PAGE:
Woo Woo is a Step Ahead of Bad Science

Rah, rah, Deepak Choprah, “King of Woo Woo” for taking on Skeptic Michael Shermer (former fundamentalist Christian) now the “King of Pooh Pooh”. Here’s the very latest volley in the ongoing war between religion and science…(a useless war since they actually coexist and overlap, ya know!)
By Deepak Chopra
Sunday December 27, 2009

It used to annoy me to be called the king of woo woo. For those who aren’t
familiar with the term, “woo woo” is a derogatory reference to almost any
form of unconventional thinking, aimed by professional skeptics who are
self-appointed vigilantes dedicated to the suppression of curiosity. I get
labeled much worse things as regularly as clockwork whenever I disagree with
big fry like Richard Dawkins or smaller fry like Michael Shermer, the
Scientific American columnist and editor of Skeptic magazine. The latest
barrage of name-calling occurred after the two of us had a spirited exchange
on Larry King Live last week <http://bit.ly/5AlD31>. Maybe you saw it. I was
the one rolling my eyes as Shermer spoke. Sorry about that, a spontaneous
reflex of the involuntary nervous system.

Afterwards, however, I had an unpredictable reaction. I realized that I
would much rather expound woo woo than the kind of bad science Shermer
stands behind. He has made skepticism his personal brand, more or less,
sitting by the side of the road to denigrate “those people who believe in
spirituality, ghosts, and so on,” as he says on a YouTube video. No matter
that this broad brush would tar not just the Pope, Mahatma Gandhi, St.
Teresa of Avila, Buddha, and countless scientists who happen to recognize a
reality that transcends space and time. All are deemed irrational by the
skeptical crowd. You would think that skeptics as a class have made
significant contributions to science or the quality of life in their own
right. Uh oh. No, they haven’t. Their principal job is to reinforce the
great ideas of yesterday while suppressing the great ideas of tomorrow.

Let me clear the slate with Shermer and forget the several times he has
wiggled out of a public debate he was supposedly eager to have with me. I
will ignore his recent blog in which his rebuttal of my position was
relegated to a long letter from someone who obviously didn’t possess English
as a first language (would Shermer like to write a defense of his position
in Hindi? It would read just as ludicrously if Hindi isn’t his first

With the slate clear, I’d like to see if Shermer will accept the offer to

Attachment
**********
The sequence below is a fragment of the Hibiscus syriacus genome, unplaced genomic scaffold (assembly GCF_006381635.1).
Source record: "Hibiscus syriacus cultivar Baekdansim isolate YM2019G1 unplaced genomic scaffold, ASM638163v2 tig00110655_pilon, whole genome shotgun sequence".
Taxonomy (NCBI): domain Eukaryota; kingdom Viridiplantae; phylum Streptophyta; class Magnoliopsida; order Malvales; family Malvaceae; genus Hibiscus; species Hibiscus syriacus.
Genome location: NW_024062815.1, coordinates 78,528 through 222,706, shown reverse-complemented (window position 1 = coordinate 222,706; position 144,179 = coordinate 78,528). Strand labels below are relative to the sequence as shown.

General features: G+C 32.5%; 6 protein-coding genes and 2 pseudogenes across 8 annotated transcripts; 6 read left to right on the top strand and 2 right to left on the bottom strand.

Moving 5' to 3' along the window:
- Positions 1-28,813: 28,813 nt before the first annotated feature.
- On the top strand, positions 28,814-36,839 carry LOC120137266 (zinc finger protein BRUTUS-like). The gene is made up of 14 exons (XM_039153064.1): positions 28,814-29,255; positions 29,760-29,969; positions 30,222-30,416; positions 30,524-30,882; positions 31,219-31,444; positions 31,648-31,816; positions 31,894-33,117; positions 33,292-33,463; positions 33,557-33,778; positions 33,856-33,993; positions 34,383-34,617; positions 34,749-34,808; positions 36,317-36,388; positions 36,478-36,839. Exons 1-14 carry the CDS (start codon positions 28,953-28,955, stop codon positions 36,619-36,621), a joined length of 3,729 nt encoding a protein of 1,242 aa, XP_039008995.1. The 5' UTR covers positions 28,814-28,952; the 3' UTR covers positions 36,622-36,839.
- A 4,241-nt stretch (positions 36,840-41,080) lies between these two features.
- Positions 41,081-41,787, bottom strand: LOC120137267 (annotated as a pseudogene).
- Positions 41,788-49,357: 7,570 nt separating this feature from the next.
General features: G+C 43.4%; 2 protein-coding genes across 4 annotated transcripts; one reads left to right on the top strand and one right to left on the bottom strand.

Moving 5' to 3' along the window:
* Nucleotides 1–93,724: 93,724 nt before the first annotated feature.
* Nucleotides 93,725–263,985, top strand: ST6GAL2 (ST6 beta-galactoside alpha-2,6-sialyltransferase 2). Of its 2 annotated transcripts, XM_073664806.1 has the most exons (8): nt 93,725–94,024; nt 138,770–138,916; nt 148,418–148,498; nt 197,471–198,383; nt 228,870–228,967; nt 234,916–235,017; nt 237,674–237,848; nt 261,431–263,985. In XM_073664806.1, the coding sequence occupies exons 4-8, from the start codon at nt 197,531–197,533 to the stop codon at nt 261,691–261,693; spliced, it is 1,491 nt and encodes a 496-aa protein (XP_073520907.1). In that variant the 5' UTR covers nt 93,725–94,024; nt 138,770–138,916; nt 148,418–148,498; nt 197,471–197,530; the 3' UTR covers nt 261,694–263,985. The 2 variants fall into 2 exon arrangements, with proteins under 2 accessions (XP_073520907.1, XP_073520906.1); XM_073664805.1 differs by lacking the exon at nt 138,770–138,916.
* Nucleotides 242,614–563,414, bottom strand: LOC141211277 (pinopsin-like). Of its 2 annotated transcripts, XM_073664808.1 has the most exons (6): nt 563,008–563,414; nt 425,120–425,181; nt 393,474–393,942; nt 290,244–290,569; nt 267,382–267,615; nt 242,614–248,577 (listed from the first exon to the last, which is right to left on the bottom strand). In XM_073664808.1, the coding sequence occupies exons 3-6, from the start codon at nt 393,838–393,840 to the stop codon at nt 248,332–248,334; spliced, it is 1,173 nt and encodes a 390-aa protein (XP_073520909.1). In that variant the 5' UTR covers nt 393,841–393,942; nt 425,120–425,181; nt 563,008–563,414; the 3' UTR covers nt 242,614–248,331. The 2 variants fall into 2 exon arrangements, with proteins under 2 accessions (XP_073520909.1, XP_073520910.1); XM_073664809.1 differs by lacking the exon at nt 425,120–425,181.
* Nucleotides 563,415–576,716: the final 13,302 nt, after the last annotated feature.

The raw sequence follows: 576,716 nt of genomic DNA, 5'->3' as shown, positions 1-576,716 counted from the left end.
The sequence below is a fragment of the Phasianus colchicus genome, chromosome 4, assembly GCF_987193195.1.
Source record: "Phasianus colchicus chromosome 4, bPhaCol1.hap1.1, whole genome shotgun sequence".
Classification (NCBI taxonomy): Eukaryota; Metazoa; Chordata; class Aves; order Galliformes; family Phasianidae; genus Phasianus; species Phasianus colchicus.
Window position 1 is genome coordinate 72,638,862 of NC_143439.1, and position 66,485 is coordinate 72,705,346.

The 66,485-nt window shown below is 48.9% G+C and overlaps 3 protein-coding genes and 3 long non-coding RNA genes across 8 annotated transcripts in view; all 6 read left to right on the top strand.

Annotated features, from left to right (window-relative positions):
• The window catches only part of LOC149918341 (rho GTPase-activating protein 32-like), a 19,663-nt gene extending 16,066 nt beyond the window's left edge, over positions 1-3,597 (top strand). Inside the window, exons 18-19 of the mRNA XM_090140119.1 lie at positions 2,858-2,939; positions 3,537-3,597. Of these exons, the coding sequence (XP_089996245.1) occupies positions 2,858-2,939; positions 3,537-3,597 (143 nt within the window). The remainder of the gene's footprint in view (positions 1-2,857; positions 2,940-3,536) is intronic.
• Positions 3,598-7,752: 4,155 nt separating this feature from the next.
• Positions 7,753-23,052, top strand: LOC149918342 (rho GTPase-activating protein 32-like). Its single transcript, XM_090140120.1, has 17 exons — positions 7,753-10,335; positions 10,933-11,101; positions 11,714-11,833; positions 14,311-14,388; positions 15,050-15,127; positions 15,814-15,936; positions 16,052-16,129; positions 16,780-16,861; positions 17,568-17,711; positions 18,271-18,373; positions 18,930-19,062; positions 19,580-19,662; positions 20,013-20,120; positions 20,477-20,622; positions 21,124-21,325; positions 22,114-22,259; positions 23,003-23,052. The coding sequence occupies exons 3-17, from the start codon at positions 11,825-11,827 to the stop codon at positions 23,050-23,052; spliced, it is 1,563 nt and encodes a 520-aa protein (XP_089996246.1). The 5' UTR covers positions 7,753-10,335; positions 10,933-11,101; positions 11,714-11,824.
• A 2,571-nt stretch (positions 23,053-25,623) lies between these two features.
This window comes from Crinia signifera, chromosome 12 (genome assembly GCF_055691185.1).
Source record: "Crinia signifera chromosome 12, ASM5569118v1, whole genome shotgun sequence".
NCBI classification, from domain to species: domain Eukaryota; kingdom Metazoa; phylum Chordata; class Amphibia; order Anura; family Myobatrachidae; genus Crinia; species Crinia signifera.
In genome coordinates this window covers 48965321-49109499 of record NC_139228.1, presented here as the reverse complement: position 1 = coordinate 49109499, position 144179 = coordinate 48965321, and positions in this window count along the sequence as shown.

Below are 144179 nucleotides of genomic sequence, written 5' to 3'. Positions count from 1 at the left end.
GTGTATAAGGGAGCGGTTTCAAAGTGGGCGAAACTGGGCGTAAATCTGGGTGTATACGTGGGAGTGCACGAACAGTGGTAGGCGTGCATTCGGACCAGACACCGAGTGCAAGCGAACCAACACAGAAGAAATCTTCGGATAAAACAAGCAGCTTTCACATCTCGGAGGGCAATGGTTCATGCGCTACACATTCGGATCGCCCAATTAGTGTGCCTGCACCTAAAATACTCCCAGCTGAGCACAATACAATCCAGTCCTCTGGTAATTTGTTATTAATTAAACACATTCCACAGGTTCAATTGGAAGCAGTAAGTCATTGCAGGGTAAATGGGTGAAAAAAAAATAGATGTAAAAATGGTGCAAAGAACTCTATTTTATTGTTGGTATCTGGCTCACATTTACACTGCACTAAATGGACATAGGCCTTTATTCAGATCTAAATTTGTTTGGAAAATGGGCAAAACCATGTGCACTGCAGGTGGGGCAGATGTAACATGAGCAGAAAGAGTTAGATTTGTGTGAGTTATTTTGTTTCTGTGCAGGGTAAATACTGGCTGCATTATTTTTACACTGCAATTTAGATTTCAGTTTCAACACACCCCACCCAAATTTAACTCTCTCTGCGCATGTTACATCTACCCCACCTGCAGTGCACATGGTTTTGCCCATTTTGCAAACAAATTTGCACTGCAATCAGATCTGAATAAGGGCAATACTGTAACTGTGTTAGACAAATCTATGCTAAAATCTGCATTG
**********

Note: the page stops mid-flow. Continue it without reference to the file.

debate me at length on such profound questions as the following:

  • Is there evidence for creativity and intelligence in the cosmos?
  • What is consciousness?
  • Do we have a core identity beyond our biology, mind, and ego?
  • Is there life after death? Does this identity outlive the molecules through which it expresses itself?

The rules will be simple. He can argue from any basis he chooses, and I will
confine myself entirely to science. For we have reached the state where
Shermer’s tired, out-of-date, utterly mediocre science is far in arrears of
the best, most open scientific thinkers — actually, we reached that point
sixty years ago when eminent physicists like Einstein, Wolfgang Pauli,
Werner Heisenberg and Erwin Schrodinger applied quantum theory to deep
spiritual questions. The arrogance of skeptics is both high-handed and
rusty. It is high-handed because they lump brilliant speculative thinkers
into one black box known as woo woo. It is rusty because Shermer doesn’t
even bother to keep up with the latest findings in neuroscience, medicine,
genetics, physics, and evolutionary biology. All of these fields have opened
fascinating new ground for speculation and imagination. But the king of
pooh-pooh is too busy chasing down imaginary woo woo.

Skeptics feel that they have won to the high ground in matters concerning
consciousness, mind, the origins of life, evolutionary theory, and brain
science. This is far from the case. What they cling to is nineteenth-
century materialism, packaged with a screeching hysteria about God and
religion that is so passé it has become quaint. To suggest that Darwinian
theory is incomplete and full of unproven hypotheses, causes Shermer, who
takes Darwin as purely as a fundamentalist takes scripture, to see God
everywhere in the enemy camp.

How silly. Shermer is a former Christian fundamentalist who is now a
fundamentalist about materialism; fundamentalists must have an absolute to
believe in. Thus he forces himself into a corner, declaring that all
spirituality is bogus, that the sense of self is an illusion, that the soul
is ipso facto a fraud, that mind has no existence except in the brain, that
intelligence emerged only when evolution, guided by random mutations,
developed the cerebral cortex, that nothing invisible can be real compared
to solid objects, and that any thought which ventures beyond the five senses